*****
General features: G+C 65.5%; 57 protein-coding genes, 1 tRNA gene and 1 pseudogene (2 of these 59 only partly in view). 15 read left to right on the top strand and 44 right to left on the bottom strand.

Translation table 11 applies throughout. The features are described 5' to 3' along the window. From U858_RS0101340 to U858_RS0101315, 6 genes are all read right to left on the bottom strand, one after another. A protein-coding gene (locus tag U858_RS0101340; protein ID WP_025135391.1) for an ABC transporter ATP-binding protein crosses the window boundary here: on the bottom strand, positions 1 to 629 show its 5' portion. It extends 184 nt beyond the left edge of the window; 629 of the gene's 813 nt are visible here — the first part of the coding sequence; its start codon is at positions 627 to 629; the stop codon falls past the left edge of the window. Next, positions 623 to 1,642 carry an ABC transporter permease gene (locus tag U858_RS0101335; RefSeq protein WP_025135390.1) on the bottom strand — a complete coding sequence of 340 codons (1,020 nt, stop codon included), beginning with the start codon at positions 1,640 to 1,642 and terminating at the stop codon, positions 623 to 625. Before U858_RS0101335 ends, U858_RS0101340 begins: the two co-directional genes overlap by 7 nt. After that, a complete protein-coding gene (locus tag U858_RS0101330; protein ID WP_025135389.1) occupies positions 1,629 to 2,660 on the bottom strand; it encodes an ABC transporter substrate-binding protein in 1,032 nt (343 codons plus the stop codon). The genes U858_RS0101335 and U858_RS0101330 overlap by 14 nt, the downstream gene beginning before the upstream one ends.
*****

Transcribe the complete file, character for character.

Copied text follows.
General features: G+C 65.5%; 57 protein-coding genes, 1 tRNA gene and 1 pseudogene (2 of these 59 only partly in view). 15 read left to right on the top strand and 44 right to left on the bottom strand.

Translation table 11 applies throughout. The features are described 5' to 3' along the window. From U858_RS0101340 to U858_RS0101315, 6 genes are all read right to left on the bottom strand, one after another. A protein-coding gene (locus tag U858_RS0101340; protein ID WP_025135391.1) for an ABC transporter ATP-binding protein crosses the window boundary here: on the bottom strand, positions 1 to 629 show its 5' portion. It extends 184 nt beyond the left edge of the window; 629 of the gene's 813 nt are visible here — the first part of the coding sequence; its start codon is at positions 627 to 629; the stop codon falls past the left edge of the window. Next, positions 623 to 1,642 carry an ABC transporter permease gene (locus tag U858_RS0101335; RefSeq protein WP_025135390.1) on the bottom strand — a complete coding sequence of 340 codons (1,020 nt, stop codon included), beginning with the start codon at positions 1,640 to 1,642 and terminating at the stop codon, positions 623 to 625. Before U858_RS0101335 ends, U858_RS0101340 begins: the two co-directional genes overlap by 7 nt. After that, a complete protein-coding gene (locus tag U858_RS0101330; protein ID WP_025135389.1) occupies positions 1,629 to 2,660 on the bottom strand; it encodes an ABC transporter substrate-binding protein in 1,032 nt (343 codons plus the stop codon). The genes U858_RS0101335 and U858_RS0101330 overlap by 14 nt, the downstream gene beginning before the upstream one ends.